03 May 2023Share
Australia, Canada, the US, and the UK are often described as secular countries, as exemplified by the increasing numbers of unaffiliated and disaffiliated Christians – or the “nones” and “dones”.
Despite this cultural phenomenon, liturgical scholar the Reverend Canon Dr Lizette Larson-Miller says interest in religion remains high, but there has been a shift from people celebrating official liturgies communally, to widespread individualisation as people engage in parallel expressions of a continuing ritual desire.
This month Dr Larson-Miller will present an online public lecture hosted by the ACU Centre for Liturgy on the topic: I am what I ritualise: identity, theology, and liturgy in secular context.
The public lecture on Monday 8 May will explore the implications of a society where the dominant culture and the church are not in sync, and where religious practices in the domestic church – the household or family - and those in the official church no longer closely align.
Dr Larson-Miller will also explore the ramifications of virtual liturgies, and how post-COVID, continued accessibility to them in the online world has encouraged individualised curation and commodification of ritual expressions.
A Professor Emerita of Liturgy at Huron University College in Ontario, Canada, and Canon Precentor of the Anglican Diocese of Huron, Dr Larson-Miller is an expert on liturgical history, especially late antique and early medieval liturgical developments, rites and rituals with the sick, the dying and the dead, and contemporary sacramental theology and sacramentality.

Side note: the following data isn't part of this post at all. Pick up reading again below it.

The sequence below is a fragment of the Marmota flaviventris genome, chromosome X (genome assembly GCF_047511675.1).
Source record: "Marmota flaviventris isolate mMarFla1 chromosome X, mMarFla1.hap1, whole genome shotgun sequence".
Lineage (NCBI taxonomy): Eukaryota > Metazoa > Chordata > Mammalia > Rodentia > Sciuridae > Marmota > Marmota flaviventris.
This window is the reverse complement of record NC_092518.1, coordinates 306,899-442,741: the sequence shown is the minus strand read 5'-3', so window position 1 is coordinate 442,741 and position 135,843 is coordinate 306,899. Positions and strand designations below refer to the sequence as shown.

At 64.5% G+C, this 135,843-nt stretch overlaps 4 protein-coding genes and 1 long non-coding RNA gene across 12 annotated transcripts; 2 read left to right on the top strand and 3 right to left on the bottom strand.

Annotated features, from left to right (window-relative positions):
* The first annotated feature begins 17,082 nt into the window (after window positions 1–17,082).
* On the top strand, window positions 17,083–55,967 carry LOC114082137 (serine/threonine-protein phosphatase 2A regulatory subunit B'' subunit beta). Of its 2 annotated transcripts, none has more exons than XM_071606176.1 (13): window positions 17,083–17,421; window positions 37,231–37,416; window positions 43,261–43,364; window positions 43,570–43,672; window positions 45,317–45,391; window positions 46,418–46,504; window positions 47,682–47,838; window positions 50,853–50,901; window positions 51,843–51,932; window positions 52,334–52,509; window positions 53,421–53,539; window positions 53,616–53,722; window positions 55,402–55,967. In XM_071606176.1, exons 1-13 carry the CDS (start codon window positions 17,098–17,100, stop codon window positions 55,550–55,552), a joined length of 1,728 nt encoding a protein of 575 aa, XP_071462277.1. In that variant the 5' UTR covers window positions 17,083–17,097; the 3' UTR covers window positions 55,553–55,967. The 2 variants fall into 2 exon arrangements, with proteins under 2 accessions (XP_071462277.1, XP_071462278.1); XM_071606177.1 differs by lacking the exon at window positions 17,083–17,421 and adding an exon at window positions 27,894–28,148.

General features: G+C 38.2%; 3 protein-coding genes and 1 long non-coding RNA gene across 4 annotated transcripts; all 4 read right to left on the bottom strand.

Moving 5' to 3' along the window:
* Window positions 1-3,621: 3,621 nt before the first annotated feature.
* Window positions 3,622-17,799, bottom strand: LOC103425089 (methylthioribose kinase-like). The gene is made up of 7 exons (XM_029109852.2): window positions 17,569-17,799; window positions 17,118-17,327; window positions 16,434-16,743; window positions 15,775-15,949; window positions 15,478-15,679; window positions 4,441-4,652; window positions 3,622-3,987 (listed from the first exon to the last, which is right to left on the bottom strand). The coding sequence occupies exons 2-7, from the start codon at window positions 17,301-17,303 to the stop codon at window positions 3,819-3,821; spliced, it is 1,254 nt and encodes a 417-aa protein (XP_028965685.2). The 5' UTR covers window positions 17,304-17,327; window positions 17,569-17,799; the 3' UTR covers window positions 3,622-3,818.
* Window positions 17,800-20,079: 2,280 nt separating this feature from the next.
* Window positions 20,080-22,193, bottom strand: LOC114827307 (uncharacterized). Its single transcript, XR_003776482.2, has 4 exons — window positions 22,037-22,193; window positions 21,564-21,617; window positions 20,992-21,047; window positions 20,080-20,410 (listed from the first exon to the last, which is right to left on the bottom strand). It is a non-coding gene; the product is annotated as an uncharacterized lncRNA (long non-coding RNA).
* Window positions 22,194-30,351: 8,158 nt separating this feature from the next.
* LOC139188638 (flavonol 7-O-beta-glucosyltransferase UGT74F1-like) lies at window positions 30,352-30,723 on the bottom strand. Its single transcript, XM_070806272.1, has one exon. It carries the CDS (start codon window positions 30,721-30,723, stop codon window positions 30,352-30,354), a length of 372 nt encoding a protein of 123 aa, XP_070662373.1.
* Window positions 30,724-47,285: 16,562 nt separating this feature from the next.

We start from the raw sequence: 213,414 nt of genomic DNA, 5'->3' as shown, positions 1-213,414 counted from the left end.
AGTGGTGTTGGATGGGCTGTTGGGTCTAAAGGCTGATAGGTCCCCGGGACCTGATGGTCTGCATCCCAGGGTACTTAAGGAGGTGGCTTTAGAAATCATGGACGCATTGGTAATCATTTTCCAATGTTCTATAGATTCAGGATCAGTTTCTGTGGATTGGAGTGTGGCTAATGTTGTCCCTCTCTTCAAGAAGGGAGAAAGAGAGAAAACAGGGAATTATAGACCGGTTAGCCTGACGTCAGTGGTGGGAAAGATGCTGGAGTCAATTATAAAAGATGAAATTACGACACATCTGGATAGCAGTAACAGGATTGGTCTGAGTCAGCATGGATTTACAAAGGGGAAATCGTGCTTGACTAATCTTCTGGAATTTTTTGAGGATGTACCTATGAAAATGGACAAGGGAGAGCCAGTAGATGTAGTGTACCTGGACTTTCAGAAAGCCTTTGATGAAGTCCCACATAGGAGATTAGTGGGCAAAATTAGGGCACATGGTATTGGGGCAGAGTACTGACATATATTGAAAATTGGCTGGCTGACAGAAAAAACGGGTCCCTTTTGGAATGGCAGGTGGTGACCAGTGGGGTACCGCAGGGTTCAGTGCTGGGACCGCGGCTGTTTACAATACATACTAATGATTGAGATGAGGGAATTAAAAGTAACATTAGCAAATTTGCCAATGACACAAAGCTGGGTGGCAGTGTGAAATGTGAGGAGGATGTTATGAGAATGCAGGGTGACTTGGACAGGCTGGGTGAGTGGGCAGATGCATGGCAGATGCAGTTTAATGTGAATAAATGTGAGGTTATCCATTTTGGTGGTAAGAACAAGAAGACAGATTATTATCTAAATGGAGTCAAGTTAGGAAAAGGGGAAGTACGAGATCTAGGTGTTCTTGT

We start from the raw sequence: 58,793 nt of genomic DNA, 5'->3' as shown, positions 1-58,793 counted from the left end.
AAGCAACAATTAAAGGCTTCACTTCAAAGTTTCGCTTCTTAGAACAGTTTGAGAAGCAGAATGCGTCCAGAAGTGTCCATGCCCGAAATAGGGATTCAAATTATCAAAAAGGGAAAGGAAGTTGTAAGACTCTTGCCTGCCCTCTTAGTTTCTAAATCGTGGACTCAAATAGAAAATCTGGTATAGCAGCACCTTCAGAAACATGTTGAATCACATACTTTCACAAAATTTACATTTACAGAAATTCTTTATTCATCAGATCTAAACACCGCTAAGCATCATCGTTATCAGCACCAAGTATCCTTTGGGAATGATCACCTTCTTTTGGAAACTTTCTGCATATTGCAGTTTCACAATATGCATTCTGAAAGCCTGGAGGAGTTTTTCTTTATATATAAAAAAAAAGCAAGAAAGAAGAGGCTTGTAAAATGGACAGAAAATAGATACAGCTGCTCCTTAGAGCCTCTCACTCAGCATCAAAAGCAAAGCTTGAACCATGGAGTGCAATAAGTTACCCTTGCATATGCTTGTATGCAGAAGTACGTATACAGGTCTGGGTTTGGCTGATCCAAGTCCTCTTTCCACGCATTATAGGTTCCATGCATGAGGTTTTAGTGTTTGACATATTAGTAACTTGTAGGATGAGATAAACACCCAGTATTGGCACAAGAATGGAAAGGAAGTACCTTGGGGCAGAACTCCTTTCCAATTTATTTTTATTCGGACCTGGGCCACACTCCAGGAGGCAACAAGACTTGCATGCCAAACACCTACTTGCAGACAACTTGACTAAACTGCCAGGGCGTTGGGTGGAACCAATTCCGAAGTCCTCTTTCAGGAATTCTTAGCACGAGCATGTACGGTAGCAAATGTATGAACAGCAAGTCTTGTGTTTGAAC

ACU Centre for Liturgy Director Professor Clare Johnson said Dr Larson-Miller would be addressing a relevant topic for all Christians who are grappling with the impact of secularisation on traditional communal ritual practise.
“Dr Larson-Miller is a dynamic and creative liturgical scholar who pays particular attention to the trends and flows of culture and how they impact on liturgy today,” Professor Johnson said.
“Through her research and commentary, Dr Larson-Miller has identified a desire among people in secular cultures to find spiritual meaning outside the context of traditional religious rituals. The question of how to re-engage the disengaged in communal liturgical practice is well worth considering. Lizette is unafraid to investigate these complex contemporary questions to find creative ways of connecting with changing cultural norms.
“As a woman liturgical scholar in the Anglican tradition, Dr Larson-Miller’s insights will be pertinent to both Catholic and non-Catholic Christians.”
The Rev. Dr Larson-Miller’s public lecture, hosted by the ACU Centre for Liturgy, will be held on Monday 8 May, 10am-11.30am AEST via Zoom.
Registration cost is $10 ($5 for concession rate). Register at the ACU Centre for Liturgy website here.
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